The White Pages

Mission trip… August 12, 2010

Filed under: Uncategorized — perfectlywhite @ 5:00 pm

Mission Trip rundown…

On the middle school trip, we had 7 students go.  We left Friday afternoon and made our way to Chaska (southwest corner of Minneapolis) to stay at Valley Free Church – where a friend of mine is the youth pastor there.  On Saturday we woke up and went into downtown Minneapolis to serve lunch at the House of Charity.  This was the first experience for the whole group to serve others in this way.  It was really neat to see how a group of 7th and 8th graders took on the challenge of doing something they’ve never done before!  Not only was it their first experience serving, it was their first experience with anyone experiencing homelessness.  To hear some of the questions surrounding that, was an awesome reminder that middle school students ask some of the best questions.

The students were then posed the challenge of grocery shopping as a team.  The two teams were given a budget, a menu, and a time limit of 20 minutes.  Both came back in 15 minutes with about $10 to spare.  The meals were a little shaky, but that’s alright.  Challenge complete.  We then made our way to Feed My Starving Children to bag food.  The way this place operates is you come in, there are stations set up with buckets of dehydrated food.  In your station you load up the different components of the meals (6 meals per bag; 36 bags per box; lots of boxes per pallet :).  In the two hours we were there, our group bagged over 5000 meals! 7 students + 3 leaders = 5000+ meals made –> to be delivered to Haiti.  Pretty Cool.

On Sunday, we spent time together and had a fun day at Valley Fair.

This was my first time getting to spend a significant amount of time with the middle schoolers in our group, and I had a blast.  We can learn a lot through/from that age group.  The questions they ask, the things they say are incredibly unguarded, and they are very good at saying what’s on their minds.

(Photos to come later.)

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June…of a Coldwater variety

Filed under: Uncategorized — perfectlywhite @ 4:11 pm

Apparently, it has slipped my mind to talk about what actually makes a Coldwater trip a Coldwater trip.  So, without further delay…

What do we do on a Coldwater trip?  The objective of a Coldwater instructor, when leading a trip, is to facilitate growing experiences for the participating students.  Pre-trip the two instructors try and map out something teachable, the kind of thing that if a mother asked her student “what did you do/learn?” He/she would say something like, “I learned the importance of…(caring for God’s creation, loving my neighbor as myself, what it means to be a servant leader, etc.)”.  In two of the trips I have led the teaching points were “servant leadership” and “being a man who dwells and delights in the Word”.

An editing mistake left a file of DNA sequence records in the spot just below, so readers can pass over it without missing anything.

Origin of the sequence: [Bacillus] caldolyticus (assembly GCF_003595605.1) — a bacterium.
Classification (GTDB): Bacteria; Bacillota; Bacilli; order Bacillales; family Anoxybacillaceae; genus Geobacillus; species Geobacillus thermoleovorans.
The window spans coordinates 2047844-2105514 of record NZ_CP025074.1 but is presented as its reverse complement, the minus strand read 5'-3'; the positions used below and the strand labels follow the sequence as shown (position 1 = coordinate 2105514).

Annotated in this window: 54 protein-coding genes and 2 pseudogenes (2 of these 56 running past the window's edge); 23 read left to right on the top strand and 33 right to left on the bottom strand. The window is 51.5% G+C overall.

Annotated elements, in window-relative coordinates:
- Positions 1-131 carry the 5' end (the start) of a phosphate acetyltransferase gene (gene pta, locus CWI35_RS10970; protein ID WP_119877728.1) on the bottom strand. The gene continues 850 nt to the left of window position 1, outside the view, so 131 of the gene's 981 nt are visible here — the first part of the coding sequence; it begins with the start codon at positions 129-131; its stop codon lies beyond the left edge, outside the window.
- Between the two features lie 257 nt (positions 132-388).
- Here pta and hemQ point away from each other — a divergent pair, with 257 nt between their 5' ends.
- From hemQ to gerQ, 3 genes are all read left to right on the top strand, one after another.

The role of the instructors is first, to aid in group development by leading activities that require cooperation, trust, and problem-solving between group members.  Typically, this is done before going “into the woods”.  The hope/goal is that there is a foundation for the group to build on when problems and hard things come up throughout the trip the group members will be able to pull through together.    Second, the instructors must find the fine balance of trying to work too many external challenges into the trip, and letting the wilderness provide its own challenges.  Third, the instructors are responsible for the safety of the group, as would be expected.

Above is a little bit of what happens on a Coldwater trip; now, why do a Coldwater trip? (C.S. Lewis, paraphrase) We have gone to great lengths in our society to eliminate challenges, hard things.  We tend to go out of our way to make things as easy as possible – continually looking for the “easy button”, on a Coldwater trip, there is no “easy button”, whatever comes up each person must take head-on.  That is not to say that trips are made to be impossible where the only option is failure.  Trips are set up with the hope that each member experiences “feelings of accomplishment” and success.  But, we welcome failure, and what failure can teach us.  If everything was easy would we ever learn anything?  If we succeeded at everything we did would we grow?  By experiencing failure, we learn how we can improve, what things we can change that might affect the outcome.  We learn that we’re not invincible; we experience what it means to be human, and that we must live humbly…